The truest goal for starting a company is to grow it to a stronger place of stability.
To battle a generational low point in business incorporation, we’ve built a solid drumbeat celebrating entrepreneurship. To complement this charge, we need a serious dialogue about transitioning founders into leaders, from the one who started a company to the one who is growing it.
As a cofounder of 25-person publishing company Technically Media who has interviewed hundreds of founders and CEOs along the way, I am experiencing this transition myself. To give yourself the best shot at success in business, you must know what your goals are. One of them should be looking for opportunities to make this transition from founder to leader.
That was the focus of a lecture and workshop I led at the second annual Fearless Conference, held by the precocious Melissa Alam, who has developed a wonderful community of (mostly) young women aspiring to build businesses of their own. Below I share my slides, some notes and reaction to my talk.
Continue reading Be a leader, not a founder
You determine success by what goals you set. The mission of Philly Tech Week from the very start six years ago was to create an entry point for others to discover the community of technologists and entrepreneurs bubbling up in Philadelphia.
So this annual, community-supported calendar of events celebrating technology, entrepreneurship and innovation in Philadelphia will have a role for as long as those subjects warrant local on-boarding. Led by us at local tech news network Technical.ly, some 50 partners put together 150 events during a 10-day period ending this past weekend. And though we’re still collecting survey results and feedback from attendees, organizers and supporters, the early feedback I remains consistent with past years: (a) the collective calendar brings more people out to all our events and (b) the attendees include community-regulars and, just as important, people trying to better understand how to join in.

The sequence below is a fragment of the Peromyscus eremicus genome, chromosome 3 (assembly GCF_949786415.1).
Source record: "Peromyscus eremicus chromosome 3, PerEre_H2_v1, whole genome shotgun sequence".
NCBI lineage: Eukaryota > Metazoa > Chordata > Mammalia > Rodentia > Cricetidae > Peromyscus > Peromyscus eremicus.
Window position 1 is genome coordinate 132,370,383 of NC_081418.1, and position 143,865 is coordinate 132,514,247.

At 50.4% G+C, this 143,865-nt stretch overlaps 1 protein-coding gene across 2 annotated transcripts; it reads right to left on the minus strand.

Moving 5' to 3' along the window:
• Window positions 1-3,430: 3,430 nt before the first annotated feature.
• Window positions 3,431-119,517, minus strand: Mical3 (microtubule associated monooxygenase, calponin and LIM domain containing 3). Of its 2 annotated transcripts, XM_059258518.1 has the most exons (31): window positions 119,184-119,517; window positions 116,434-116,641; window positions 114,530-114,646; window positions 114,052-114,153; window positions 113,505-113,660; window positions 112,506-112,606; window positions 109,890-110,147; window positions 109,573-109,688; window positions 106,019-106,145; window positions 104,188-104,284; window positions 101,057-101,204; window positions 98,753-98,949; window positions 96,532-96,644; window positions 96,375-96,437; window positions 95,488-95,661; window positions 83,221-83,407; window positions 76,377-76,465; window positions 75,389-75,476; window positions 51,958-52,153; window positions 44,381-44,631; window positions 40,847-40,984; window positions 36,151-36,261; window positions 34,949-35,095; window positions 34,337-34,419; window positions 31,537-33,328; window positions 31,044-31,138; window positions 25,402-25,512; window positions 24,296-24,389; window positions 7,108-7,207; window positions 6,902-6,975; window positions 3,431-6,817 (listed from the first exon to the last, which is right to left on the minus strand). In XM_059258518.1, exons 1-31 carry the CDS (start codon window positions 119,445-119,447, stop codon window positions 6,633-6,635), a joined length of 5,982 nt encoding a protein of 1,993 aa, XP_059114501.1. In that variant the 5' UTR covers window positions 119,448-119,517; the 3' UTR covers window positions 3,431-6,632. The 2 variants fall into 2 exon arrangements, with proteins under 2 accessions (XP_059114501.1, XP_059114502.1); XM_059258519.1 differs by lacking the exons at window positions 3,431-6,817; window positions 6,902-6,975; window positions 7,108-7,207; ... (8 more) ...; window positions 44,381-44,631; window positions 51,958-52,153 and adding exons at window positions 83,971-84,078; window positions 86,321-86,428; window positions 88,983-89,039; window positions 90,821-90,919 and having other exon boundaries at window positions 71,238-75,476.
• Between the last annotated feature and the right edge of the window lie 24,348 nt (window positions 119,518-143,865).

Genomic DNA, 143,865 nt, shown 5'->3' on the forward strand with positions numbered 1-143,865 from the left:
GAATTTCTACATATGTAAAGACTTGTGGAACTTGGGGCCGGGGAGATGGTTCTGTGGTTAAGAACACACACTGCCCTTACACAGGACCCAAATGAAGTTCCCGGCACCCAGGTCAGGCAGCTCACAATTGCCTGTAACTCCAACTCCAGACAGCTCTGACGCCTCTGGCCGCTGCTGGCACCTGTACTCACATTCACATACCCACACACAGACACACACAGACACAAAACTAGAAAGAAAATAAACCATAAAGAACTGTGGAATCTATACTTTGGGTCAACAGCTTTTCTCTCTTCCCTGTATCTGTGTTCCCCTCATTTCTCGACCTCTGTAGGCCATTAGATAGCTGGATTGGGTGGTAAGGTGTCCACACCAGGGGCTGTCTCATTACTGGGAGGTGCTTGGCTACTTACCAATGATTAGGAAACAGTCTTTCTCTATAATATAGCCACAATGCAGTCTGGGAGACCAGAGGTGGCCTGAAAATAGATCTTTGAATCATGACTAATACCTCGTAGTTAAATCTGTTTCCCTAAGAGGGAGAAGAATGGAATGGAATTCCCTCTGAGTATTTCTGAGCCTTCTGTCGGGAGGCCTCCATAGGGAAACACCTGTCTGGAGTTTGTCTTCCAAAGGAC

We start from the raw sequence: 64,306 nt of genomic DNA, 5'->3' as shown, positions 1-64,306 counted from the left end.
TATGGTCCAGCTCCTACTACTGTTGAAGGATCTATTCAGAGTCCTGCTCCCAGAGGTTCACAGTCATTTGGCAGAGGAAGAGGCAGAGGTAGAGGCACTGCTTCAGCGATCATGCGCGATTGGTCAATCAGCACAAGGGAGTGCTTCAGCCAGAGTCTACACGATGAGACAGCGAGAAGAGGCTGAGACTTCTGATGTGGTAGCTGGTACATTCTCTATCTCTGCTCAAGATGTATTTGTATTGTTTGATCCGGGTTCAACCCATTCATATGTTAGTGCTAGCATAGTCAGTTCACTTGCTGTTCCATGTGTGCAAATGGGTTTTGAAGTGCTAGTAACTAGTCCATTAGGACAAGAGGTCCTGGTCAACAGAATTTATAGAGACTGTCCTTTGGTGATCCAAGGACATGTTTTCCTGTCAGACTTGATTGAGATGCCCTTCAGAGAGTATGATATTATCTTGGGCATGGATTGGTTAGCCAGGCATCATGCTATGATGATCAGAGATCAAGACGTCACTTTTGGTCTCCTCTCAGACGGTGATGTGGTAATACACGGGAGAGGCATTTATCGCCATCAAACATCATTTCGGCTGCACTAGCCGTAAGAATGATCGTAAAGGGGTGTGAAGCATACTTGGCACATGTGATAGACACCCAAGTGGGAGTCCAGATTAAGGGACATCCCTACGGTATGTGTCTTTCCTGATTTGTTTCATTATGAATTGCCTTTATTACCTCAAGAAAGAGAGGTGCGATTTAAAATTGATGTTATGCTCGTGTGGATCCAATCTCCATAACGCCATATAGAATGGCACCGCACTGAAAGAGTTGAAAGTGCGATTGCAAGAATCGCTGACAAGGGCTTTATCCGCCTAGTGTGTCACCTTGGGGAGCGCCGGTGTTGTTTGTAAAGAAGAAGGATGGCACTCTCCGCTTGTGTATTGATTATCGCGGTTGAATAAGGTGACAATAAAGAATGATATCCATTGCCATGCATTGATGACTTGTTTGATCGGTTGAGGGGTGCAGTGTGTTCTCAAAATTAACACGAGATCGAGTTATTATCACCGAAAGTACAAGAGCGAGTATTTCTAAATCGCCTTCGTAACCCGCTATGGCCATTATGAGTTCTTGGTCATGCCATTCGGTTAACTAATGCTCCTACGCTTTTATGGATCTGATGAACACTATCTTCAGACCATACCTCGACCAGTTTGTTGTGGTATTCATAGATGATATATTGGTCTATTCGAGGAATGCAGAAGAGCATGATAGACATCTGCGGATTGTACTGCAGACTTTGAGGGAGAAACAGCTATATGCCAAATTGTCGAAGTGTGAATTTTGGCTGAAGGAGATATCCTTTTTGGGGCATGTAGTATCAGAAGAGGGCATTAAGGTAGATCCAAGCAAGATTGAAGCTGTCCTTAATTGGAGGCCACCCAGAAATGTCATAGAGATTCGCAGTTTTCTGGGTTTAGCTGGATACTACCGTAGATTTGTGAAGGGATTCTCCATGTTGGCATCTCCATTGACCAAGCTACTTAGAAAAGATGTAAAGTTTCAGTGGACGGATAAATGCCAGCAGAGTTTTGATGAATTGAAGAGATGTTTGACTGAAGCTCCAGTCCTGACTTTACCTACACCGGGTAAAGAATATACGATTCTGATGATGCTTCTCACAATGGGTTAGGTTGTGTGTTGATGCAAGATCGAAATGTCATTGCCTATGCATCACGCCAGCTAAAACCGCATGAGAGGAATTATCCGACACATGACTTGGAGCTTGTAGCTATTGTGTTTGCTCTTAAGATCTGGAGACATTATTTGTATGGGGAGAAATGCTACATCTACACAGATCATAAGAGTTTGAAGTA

When that stops, that’s likely when PTW (and events like it) cease to matter. What does change each year is what stands out to me as particularly telling or representative from the calendar. That’s where I’m often most proud.
Continue reading What made me proud about our sixth annual Philly Tech Week
Let’s start with the obvious: I help run a (very) very small, young business. By very nearly any measure, $1 million in annual revenue shows no great scale.
But for this first-time entrepreneur, slowly bootstrapping a niche news company like Technically Media, it means a lot to me to hit that nice round number in 2015. We have a full-time team of 15 with another half-dozen independent contractors who support the daily production of a news and events product with a strong reputation. We continue to find purpose with Technical.ly and expect our second brand Generocity.org to signal a coming explosion of local social impact conversations like local tech is here now.
I want to share what this means to us.
Continue reading We beat $1M in revenue in 2015; small, growing and proud
We at Technical.ly hosted our inaugural Delaware Innovation Week. It was our smallest community yet to do something like that, so we anxious to see what would happen.
The early signs show the model worked — new people came to take part in the week and join the community. So we’ll be back in November 2016.
Since it was the first year, I thought I’d share some surprises that came across.
Continue reading Surprises from our inaugural Delaware Innovation Week
When you’re building a team, each role is best filled by someone on a range between generalists and specialists. The first is flexible but lacking expertise, and the latter is experienced but lacking range.